Billionaire Warren Buffett’s Berkshire Hathaway Inc. agreed to take on Hartford Financial Services Group Inc.’s U.K. variable-annuity business, adding $1.75 billion in assets under management.
Berkshire will pay $285 million in cash for Hartford Life International Ltd., which sold the annuities from 2005 to 2009, according to a statement today from Hartford, which is based in the Connecticut city of the same name. The deal will cut second-quarter earnings by about $110 million, Hartford said.
Buffett, 82, has assumed obligation from insurers seeking to cut risk or narrow their focus. In February, Cigna Corp. agreed to give the Omaha, Nebraska-based company $2.2 billion to take on liabilities tied to retirement products. The deals add risks from market fluctuation and give Buffett funds to invest.
“We are always ready to trade increased volatility in reported earnings in the short run for greater gains in net worth in the long run,” Buffett said in a 2008 letter, referring to the company’s strategies in catastrophe insurance businesses and derivatives.
Hartford Chief Executive Officer Liam McGee, 58, has sold a life insurer to Prudential Financial Inc. and divested a broker-dealer as he focuses on property-casualty coverage. He’s used hedges to guard against currency fluctuations and stock-market declines on annuities issued in prior years after the company retreated from the market. The insurer said yesterday it would boost its plan for buybacks and lift its dividend by 50 percent.
McGee’s company climbed 1.5 percent to $30.44 at 9:33 a.m., extending its gain this year to 36 percent. Berkshire advanced 0.4 percent and is up about 27 percent since Dec. 31.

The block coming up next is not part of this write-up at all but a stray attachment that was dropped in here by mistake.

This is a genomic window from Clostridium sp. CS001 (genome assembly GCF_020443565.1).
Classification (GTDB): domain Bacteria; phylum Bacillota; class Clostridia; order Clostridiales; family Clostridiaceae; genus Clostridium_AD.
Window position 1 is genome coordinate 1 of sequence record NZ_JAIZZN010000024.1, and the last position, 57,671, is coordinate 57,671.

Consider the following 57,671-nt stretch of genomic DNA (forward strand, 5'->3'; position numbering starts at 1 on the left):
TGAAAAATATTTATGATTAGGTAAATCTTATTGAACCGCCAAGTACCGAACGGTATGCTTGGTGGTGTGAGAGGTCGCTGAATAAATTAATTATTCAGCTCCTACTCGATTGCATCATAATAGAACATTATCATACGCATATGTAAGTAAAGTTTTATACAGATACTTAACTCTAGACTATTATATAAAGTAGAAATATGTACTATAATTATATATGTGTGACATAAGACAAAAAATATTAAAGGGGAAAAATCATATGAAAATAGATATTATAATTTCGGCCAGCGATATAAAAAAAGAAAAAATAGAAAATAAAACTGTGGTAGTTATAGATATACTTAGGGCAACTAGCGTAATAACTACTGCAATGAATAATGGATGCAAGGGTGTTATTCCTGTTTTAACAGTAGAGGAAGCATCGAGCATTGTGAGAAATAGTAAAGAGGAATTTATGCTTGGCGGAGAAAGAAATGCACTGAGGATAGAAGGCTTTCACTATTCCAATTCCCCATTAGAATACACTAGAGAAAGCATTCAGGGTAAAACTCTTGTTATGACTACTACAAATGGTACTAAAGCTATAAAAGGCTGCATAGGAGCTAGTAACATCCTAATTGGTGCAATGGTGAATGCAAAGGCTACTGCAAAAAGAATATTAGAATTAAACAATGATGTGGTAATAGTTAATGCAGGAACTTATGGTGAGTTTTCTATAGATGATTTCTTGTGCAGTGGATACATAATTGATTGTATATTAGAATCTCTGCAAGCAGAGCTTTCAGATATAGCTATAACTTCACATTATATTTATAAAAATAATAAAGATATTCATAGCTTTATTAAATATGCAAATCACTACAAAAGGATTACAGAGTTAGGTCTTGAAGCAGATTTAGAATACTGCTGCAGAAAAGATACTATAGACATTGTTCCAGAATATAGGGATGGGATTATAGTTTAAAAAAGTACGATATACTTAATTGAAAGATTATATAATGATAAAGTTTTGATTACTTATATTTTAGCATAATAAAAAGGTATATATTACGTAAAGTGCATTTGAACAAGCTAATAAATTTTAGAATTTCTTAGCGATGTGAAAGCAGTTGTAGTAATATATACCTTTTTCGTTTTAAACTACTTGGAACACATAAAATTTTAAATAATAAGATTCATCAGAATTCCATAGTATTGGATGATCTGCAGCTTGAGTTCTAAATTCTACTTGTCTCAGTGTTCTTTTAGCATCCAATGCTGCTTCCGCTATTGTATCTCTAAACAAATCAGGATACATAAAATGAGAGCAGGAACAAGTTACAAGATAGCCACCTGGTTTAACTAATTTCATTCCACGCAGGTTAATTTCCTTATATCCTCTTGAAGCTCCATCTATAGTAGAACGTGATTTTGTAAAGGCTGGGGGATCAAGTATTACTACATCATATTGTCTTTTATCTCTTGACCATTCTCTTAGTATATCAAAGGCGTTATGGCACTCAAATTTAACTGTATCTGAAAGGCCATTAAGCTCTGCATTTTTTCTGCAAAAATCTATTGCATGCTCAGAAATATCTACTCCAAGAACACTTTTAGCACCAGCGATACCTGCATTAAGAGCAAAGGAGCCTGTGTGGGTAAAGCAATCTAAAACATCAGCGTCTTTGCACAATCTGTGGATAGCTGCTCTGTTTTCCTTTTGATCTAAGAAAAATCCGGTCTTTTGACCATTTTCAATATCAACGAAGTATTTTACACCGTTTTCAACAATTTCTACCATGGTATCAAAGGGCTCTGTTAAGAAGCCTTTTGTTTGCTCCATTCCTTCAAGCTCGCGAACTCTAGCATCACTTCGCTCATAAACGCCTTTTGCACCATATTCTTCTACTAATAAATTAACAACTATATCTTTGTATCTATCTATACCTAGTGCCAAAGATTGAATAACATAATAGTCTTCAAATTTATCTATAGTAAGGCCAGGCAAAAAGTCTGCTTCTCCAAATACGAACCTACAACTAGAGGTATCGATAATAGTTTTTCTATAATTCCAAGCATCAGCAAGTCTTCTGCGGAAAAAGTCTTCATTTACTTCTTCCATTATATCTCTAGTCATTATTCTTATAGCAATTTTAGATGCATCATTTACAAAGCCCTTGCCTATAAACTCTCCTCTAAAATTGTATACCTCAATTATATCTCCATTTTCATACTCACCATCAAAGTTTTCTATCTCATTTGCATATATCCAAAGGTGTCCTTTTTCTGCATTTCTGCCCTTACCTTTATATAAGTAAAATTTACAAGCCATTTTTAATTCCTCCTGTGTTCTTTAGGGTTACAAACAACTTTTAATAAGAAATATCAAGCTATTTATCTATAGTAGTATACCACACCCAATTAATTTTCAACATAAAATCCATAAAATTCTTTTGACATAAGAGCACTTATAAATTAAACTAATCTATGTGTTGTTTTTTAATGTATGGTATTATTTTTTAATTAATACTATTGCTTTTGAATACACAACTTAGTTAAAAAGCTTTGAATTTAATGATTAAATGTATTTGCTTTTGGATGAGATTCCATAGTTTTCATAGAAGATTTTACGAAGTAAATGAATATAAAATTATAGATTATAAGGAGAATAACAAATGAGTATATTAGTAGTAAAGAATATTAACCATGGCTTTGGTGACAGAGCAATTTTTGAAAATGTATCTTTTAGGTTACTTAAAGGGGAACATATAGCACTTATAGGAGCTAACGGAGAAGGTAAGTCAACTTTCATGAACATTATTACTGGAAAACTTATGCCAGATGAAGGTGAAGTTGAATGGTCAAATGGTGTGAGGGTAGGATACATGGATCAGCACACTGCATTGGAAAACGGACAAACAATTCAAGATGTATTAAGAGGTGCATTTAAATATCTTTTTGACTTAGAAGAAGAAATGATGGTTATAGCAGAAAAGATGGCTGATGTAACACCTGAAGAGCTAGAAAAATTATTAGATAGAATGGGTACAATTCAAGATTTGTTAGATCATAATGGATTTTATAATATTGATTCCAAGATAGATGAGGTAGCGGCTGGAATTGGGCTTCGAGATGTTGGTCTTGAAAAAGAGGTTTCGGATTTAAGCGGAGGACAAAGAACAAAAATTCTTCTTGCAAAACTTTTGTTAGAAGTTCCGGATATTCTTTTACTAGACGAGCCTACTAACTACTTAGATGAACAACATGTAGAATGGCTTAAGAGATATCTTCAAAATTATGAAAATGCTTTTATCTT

Hartford has made “significant progress” reducing the size of its variable-annuity business unit, which is “now self-sufficient from a capital perspective,” Chief Financial Officer Christopher Swift said in the statement. “Selling the U.K. business is another meaningful step forward.”
The $285 million price is about the same as the unit’s statutory surplus, a measure of assets minus liabilities, as calculated under Irish accounting standards, Hartford said. The Hartford Life Ltd. unit is based in Dublin.
Variable annuities can guarantee minimum returns for clients, and results from the products have been pressured by stock-market volatility and low interest rates. Leon Black’s Apollo Global Management LLC and Guggenheim Partners LLC are among firms betting they can make a windfall on annuities as insurers scale back after being burned on the contracts.
Offloading liabilities to Berkshire, where Ajit Jain helps Buffett weigh insurance deals, can be expensive, MetLife Inc. has said. MetLife, the largest U.S. life insurer, is researching options to cut risks tied to retirement contracts sold before the financial crisis, even as it continues to sell annuities.
“To our knowledge, there’s only one major player who has a balance sheet large enough to offer variable-annuity reinsurance, but it’s very pricey,” John Hele, MetLife’s chief financial officer, said at a May 21 presentation to investors. “Warren and Ajit do very high returns on their side, so it really doesn’t make economical sense, from what we’ve seen.”
Deutsche Bank AG was Hartford’s financial adviser, and Sidley Austin LLP provided legal advice.
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